The Nicaraguan military Monday night repelled an armed attack launched from neighboring Costa Rica, presumably by Sandinista guerrillas, according to a National Guard communique issued yesterday.

Meanwhile, a number of bombs exploded and sporadic machine-gun fire was heard throughout Managua early yesterday. In the city of Jinotepe, 20 miles south of the capital, soldiers reportedly fired shots into the air to scatter a group of youths who were burning tires on the streets and throwing rocks at passing military convoys.

The confrontations marked renewed violence in the Nicaraguan crisis following a month of relative calm during which the United States and other countries have attempted to mediate between President Anastasio Somoza and his political opposition.

The Somoza government has indicated it intends to reject a proposal by the Broad Opposition Front political coalition that includes a demand that Somoza resign his office and leave the country.

As the talks moved into their fifth week, the mediators, including representatives of the Dominican Republic and Guatemala in addition to the United States, reportedly were increasingly pessimistic over chances for resolving the conflict peaceably. On Monday, the mediation group hastily checked out of the Intercontinental Hotel and moved into their respective embassies after receiving what one source close to the group said was "sufficient information" that the area may not be safe.

The hotel is located across the street from Somoza's office, known as "the bunker," which housed inside a National Guard compound. It is generally believed that the Sandinista guerrillas, who are fighting their own war against Somoza in addition to the politicians' battle, may launch their next major offensive with an attack on the bunker.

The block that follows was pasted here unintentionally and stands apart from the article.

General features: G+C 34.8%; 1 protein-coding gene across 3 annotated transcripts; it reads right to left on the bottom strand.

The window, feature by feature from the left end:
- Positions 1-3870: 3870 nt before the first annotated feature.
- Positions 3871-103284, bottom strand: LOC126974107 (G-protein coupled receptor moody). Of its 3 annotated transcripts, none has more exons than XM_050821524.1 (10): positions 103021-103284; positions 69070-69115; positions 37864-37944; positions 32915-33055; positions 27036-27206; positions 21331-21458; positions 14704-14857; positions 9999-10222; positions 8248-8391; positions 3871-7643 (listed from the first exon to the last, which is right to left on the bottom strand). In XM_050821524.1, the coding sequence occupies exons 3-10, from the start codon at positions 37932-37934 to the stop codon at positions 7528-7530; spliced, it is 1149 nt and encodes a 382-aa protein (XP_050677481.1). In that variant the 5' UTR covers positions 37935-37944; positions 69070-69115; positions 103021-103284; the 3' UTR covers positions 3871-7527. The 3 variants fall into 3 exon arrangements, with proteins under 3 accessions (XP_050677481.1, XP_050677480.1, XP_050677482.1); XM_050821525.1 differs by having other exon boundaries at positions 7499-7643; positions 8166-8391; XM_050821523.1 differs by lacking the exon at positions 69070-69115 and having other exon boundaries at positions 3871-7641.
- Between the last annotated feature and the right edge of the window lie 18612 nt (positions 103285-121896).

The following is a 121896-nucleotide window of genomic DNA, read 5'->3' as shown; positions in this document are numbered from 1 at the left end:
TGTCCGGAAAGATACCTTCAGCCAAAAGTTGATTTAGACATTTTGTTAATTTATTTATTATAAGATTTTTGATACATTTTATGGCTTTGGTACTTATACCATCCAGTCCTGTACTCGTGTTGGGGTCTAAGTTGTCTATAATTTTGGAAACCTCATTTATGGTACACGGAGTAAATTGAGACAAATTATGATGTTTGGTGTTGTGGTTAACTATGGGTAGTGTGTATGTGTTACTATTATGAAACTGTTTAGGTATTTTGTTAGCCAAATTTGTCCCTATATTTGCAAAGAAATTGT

A National Guard communique on the Monday night battle said at least one guardsman was wounded in a clash near the village of El Carmen, 10 miles north of the Costa Rican border. The communique said the attackers were driven back across the border into Costa Rica, where the Sandinistas are believed to have training bases.

In Washington, the Organization of American States Human Rights Commission prepared to meet Thursday to discuss the draft of a report documenting their investigation in Nicaragua several weeks ago of alleged atrocities committed during last month's civil war.

According to informed sources, the document is an "explosive" condemnation of the National Guard, which reportedly conducted summary executions and widespread human rights violations during the fighting. Following the commission's approval of a final draft of the report, it must still pass through several stages, including private presentation to the Nicaraguan government, that may delay its release for as much as several months.